In contrast to other crises, the late payment of bank loans has not grown during the pandemic thanks to government support measures for companies and implemented homes, but as the disease of prolonged entities financial accumulating latent risks on its balance sheet .
Banks had at the end of last year loans worth 82,000 million euros under special surveillance in Spain due to its high risk of default , which is equivalent to 7.5% of the financing they had granted to companies and households , as revealed this Thursday the Bank of Spain .
Of this amount, some 50,000 million corresponded to companies (9.8% of the portfolio), while the other 32,000 million were granted to families (5.2%). To put it in perspective, these loans under special surveillance represent a higher volume than those that are actually in default (about 48,100 million, 4.4% of the total, 0.4 points less than in 2019).
Not all of them will end up being unpaid, but many of them will, which implies that the delinquency rate will grow “significantly”, with the losses that this entails for banks, which in turn could affect the supply of loans. credit and therefore to economic recovery.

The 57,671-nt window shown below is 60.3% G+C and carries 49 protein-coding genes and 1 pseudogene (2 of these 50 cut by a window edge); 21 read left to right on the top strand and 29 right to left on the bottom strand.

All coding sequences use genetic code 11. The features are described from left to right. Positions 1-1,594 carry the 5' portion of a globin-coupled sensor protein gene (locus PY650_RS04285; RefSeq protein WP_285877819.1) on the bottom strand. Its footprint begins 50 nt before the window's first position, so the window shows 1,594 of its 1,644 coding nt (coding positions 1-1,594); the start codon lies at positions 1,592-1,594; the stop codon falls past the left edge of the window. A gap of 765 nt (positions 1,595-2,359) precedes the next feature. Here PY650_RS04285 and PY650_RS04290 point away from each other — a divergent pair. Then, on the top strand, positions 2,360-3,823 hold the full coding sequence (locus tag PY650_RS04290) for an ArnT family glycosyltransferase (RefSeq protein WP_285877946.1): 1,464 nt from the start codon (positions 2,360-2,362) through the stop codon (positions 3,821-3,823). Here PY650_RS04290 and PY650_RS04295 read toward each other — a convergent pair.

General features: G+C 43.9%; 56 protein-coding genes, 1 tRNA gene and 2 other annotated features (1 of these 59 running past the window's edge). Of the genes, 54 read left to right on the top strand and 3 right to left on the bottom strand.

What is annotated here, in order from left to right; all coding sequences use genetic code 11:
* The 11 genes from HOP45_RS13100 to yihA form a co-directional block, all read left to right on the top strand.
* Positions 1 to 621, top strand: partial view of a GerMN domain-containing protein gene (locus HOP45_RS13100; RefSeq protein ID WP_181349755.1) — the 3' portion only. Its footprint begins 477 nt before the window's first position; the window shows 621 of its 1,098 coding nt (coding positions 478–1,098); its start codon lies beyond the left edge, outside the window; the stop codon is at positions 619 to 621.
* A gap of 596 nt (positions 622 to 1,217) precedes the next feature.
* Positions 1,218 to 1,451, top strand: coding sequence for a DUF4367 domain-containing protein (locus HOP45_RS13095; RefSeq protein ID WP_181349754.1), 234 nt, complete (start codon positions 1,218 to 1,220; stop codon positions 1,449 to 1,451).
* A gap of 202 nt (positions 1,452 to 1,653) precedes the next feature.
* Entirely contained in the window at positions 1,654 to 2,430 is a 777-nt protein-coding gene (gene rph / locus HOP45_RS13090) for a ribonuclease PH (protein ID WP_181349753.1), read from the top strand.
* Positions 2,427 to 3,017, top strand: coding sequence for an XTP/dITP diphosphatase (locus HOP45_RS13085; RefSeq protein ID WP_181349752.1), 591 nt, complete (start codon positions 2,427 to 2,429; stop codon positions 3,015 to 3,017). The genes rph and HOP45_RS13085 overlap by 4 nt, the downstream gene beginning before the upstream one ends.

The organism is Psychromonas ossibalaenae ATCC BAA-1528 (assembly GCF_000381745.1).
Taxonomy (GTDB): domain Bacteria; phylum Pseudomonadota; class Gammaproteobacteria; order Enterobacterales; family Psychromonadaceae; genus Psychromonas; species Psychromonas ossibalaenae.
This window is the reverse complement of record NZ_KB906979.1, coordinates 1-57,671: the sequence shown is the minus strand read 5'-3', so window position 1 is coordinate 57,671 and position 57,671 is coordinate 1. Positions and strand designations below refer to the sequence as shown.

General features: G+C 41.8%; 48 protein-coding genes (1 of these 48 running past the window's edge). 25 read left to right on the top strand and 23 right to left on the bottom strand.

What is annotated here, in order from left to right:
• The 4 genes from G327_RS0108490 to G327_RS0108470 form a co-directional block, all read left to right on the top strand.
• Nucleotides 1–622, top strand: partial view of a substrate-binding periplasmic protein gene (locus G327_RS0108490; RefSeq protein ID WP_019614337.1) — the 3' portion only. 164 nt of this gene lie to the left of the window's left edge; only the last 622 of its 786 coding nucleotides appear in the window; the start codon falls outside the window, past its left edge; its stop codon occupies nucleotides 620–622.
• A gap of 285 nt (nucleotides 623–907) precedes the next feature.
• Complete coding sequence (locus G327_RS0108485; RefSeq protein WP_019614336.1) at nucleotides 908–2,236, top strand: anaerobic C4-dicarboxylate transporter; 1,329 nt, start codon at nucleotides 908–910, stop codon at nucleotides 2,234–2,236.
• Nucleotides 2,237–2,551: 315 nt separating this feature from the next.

During her recent participation in the First Plan @ forum of EL PERIÓDICO , the deputy governor, Margarita Delgado , already announced that said increase will occur “possibly at the end of this year and more at the beginning of 2022”, although she considered that the historical maximum of 13.61% in 2013 and estimated that the rise will be “manageable.”
Thus, the Spanish and European public support measures have caused non-performing assets to fall by 3.8% last year (compared to -29.1% in 2018 and -19.1% in 2019), something that there had not been happened in previous recessions.
However, there were growth in some segments such as consumer loans (above 20% in the second half of 2020), a slower rate of decline in refinanced and restructured loans (from reductions of 20% to less than 10%). %), and an increase in those who are under special surveillance (20% more in the fourth quarter) .
“We launched a message of prudence because there is a lot of uncertainty about the economic situation and the impact that the measures that have been launched to support business solvency may have ,” warned Ángel Estrada, general director of financial stability , regulation and resolution of the Bank from Spain.
The supervisory body estimates that banks should reserve this year and next provisions similar to those they saved last year to face the losses that the pandemic will cause them, which contrasts with the messages that the entities are launching , which they affirm that in 2020 they already made the main effortand that they estimate that this year provisions will drop significantly.
“They have to be prudent and continue providing in advance so that there is no concentration of provisions at a certain time that prevents them from granting credit, ” Estrada insisted.